While some Hondurans believe that this marks the end of the crisis, others are more realistic. They know that the protests and the violence are not going to end. In fact, the resistance has already announced that it will not “dialogue” with Lobo; they are still holding out for the constitutional assembly. Some of these resistance leaders have been protesting and striking for 20-35 years. They protested against Zelaya and against Micheletti; they will protest whether or not Zelaya is reinstated; and they will protest against Lobo. That is just a fact of life in Honduras.
If I could give one message to Manuel Zelaya, it would be the same question that CNN (Español) reporter Patricia Janoit asked: “Why not take this opportunity to show to the world your love for your country?” (Video in Spanish here. By the way, Zelaya responded by accusing her of being associated with the “dictator” and CNN of being the only channel in the world not reporting the “repression.”)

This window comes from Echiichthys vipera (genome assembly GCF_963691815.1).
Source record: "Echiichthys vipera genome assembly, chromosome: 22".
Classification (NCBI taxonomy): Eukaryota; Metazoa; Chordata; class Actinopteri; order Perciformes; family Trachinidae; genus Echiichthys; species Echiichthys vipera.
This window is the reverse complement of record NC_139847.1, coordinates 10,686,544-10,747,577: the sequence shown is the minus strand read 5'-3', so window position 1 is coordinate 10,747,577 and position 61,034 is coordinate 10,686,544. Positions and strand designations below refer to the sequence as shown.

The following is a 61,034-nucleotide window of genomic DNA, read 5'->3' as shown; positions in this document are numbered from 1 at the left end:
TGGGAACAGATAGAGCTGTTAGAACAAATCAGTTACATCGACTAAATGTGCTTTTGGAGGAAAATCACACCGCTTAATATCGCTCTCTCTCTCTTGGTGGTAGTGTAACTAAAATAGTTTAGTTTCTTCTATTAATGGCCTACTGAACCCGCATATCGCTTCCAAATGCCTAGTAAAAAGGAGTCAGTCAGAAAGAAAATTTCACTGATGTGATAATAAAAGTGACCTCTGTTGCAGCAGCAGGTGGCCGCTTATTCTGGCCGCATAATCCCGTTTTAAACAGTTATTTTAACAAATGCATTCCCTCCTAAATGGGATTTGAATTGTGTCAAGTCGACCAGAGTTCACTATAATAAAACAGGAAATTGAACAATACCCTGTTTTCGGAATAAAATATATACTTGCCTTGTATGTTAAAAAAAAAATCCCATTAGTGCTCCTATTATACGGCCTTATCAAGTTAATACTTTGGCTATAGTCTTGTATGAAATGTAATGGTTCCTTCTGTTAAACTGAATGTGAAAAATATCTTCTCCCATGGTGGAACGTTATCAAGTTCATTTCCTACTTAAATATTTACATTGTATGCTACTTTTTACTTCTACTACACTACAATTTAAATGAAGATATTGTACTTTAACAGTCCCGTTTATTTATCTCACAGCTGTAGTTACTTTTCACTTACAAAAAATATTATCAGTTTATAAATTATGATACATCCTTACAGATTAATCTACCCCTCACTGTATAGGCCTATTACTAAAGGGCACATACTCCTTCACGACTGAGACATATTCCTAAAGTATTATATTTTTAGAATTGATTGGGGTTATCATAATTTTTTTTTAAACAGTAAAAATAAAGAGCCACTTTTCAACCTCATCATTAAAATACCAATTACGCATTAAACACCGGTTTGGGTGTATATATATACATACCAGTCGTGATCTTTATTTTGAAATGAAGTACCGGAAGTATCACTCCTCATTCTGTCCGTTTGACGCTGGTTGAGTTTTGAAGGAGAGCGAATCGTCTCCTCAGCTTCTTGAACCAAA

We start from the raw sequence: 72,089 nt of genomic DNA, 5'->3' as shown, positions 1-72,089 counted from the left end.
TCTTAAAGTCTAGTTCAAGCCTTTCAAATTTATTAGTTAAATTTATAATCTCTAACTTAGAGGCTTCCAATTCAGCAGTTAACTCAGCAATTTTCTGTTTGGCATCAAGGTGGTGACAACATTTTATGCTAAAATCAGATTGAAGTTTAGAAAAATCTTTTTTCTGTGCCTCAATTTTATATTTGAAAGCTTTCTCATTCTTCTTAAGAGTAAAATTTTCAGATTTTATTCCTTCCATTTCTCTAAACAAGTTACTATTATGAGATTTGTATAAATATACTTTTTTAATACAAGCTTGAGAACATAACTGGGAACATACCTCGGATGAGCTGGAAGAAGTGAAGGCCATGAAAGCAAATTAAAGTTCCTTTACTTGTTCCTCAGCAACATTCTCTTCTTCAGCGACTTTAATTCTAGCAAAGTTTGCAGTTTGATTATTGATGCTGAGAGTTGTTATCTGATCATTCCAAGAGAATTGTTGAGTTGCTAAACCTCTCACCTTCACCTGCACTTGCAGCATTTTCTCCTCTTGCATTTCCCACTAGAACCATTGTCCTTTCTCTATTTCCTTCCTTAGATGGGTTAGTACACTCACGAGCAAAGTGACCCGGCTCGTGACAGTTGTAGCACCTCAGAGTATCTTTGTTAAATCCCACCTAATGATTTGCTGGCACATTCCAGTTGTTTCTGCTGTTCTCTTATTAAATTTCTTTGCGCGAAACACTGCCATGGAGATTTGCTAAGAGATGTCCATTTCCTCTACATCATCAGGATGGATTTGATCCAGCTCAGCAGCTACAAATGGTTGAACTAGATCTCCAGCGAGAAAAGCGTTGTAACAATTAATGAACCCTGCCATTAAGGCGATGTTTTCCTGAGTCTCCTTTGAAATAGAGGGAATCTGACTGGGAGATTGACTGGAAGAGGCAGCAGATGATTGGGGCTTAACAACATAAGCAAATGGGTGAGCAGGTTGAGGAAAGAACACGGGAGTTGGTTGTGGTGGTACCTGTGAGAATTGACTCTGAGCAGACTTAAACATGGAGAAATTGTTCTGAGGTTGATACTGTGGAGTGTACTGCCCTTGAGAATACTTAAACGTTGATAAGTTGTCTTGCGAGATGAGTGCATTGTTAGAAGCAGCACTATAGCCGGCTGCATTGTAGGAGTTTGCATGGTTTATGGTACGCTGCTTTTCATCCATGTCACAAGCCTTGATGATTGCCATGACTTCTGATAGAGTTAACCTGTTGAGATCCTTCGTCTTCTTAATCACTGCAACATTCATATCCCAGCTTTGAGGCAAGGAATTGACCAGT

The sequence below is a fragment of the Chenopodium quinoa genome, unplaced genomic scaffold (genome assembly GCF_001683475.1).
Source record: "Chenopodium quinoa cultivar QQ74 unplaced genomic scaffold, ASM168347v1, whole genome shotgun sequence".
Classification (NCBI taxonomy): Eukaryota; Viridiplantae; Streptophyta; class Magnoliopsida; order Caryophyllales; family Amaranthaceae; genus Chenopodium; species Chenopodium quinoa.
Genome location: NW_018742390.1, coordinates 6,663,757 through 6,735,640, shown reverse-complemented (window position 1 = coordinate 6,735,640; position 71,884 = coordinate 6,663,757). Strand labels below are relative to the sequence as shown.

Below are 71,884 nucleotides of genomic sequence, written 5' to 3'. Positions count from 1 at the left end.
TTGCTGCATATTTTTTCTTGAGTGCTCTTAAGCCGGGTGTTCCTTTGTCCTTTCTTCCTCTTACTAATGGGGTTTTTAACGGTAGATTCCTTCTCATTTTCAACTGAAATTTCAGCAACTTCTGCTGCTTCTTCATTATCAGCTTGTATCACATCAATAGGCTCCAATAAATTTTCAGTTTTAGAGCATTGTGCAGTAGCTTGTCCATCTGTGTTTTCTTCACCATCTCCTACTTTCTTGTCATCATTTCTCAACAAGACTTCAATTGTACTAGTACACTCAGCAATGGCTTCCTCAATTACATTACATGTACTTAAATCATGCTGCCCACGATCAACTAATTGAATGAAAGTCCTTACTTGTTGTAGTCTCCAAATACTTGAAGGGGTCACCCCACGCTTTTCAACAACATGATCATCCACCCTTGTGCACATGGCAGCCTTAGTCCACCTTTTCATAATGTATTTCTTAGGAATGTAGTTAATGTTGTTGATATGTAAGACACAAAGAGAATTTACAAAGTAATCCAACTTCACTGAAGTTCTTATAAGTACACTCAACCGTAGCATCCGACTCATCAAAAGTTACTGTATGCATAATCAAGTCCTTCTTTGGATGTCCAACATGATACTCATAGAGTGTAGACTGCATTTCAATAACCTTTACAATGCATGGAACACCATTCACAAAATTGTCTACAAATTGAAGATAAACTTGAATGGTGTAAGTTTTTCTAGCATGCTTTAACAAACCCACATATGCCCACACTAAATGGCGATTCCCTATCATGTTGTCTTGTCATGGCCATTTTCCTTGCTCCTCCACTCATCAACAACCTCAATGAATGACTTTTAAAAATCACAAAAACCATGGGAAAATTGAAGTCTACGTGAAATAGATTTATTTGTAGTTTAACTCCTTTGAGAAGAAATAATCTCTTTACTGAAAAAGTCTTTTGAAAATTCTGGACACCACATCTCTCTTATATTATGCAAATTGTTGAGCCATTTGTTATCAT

Hondurans are rightfully proud of themselves and their government for standing up to the world. They are overwhelmingly tired of the arrogant, disrespectful, and decidedly undiplomatic statements about what they “need” to do. Sure, other countries can do a lot of harm to Honduras. It is one of the poorest in the hemisphere and has one of the most fragile economies. But those countries need to quit wringing their hands over Mel Zelaya and respect that Honduras is a sovereign country.
Tomorrow is another big milestone: Congress will vote on whether or not to reinstate Zelaya to the presidency. I do not believe that he will be restored to power and hopefully this Honduran decision will be respected, as was promised.
The people of Honduras have spoken and the rest the world, including the U.S., needs to quit interfering with the democratic process in Honduras.